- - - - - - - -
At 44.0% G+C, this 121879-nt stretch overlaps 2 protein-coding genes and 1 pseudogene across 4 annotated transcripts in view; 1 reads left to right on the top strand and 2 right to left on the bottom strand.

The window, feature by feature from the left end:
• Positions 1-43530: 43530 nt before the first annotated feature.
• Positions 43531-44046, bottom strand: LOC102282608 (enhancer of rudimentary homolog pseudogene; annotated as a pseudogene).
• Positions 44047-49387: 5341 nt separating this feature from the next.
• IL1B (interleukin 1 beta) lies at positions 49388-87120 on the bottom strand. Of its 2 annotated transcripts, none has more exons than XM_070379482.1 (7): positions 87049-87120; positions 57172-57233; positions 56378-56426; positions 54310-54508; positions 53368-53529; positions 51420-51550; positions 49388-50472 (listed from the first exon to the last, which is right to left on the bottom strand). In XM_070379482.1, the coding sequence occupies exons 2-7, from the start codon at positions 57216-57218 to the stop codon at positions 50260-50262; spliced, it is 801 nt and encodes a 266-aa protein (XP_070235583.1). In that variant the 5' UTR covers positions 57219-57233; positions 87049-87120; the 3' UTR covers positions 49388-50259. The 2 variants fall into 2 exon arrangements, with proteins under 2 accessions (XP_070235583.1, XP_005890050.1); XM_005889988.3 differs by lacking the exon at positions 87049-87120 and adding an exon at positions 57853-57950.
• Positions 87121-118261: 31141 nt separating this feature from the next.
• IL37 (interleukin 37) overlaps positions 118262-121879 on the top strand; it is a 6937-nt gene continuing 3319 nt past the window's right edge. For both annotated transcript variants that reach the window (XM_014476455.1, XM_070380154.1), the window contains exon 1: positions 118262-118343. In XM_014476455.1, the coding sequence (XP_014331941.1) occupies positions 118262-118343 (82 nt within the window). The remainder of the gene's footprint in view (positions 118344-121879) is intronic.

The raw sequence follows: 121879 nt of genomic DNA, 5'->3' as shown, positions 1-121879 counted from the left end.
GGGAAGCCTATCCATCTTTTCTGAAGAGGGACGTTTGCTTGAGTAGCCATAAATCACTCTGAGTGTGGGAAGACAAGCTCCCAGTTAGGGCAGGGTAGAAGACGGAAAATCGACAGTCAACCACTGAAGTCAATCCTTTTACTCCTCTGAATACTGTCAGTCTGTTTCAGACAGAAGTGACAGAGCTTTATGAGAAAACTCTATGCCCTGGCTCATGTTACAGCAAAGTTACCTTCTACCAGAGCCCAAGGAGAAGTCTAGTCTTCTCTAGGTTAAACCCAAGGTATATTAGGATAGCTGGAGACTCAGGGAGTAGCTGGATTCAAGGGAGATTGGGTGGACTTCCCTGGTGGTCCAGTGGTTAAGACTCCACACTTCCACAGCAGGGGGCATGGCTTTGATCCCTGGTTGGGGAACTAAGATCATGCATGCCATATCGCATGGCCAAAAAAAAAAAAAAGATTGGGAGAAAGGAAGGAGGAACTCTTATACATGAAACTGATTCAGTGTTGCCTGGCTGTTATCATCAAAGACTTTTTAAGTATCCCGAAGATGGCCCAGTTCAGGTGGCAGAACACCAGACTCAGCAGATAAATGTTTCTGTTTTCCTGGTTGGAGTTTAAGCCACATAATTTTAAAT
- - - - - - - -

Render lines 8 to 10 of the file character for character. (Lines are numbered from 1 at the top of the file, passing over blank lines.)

• IL37 (interleukin 37) overlaps positions 118262-121879 on the top strand; it is a 6937-nt gene continuing 3319 nt past the window's right edge. For both annotated transcript variants that reach the window (XM_014476455.1, XM_070380154.1), the window contains exon 1: positions 118262-118343. In XM_014476455.1, the coding sequence (XP_014331941.1) occupies positions 118262-118343 (82 nt within the window). The remainder of the gene's footprint in view (positions 118344-121879) is intronic.

The raw sequence follows: 121879 nt of genomic DNA, 5'->3' as shown, positions 1-121879 counted from the left end.
GGGAAGCCTATCCATCTTTTCTGAAGAGGGACGTTTGCTTGAGTAGCCATAAATCACTCTGAGTGTGGGAAGACAAGCTCCCAGTTAGGGCAGGGTAGAAGACGGAAAATCGACAGTCAACCACTGAAGTCAATCCTTTTACTCCTCTGAATACTGTCAGTCTGTTTCAGACAGAAGTGACAGAGCTTTATGAGAAAACTCTATGCCCTGGCTCATGTTACAGCAAAGTTACCTTCTACCAGAGCCCAAGGAGAAGTCTAGTCTTCTCTAGGTTAAACCCAAGGTATATTAGGATAGCTGGAGACTCAGGGAGTAGCTGGATTCAAGGGAGATTGGGTGGACTTCCCTGGTGGTCCAGTGGTTAAGACTCCACACTTCCACAGCAGGGGGCATGGCTTTGATCCCTGGTTGGGGAACTAAGATCATGCATGCCATATCGCATGGCCAAAAAAAAAAAAAAGATTGGGAGAAAGGAAGGAGGAACTCTTATACATGAAACTGATTCAGTGTTGCCTGGCTGTTATCATCAAAGACTTTTTAAGTATCCCGAAGATGGCCCAGTTCAGGTGGCAGAACACCAGACTCAGCAGATAAATGTTTCTGTTTTCCTGGTTGGAGTTTAAGCCACATAATTTTAAAT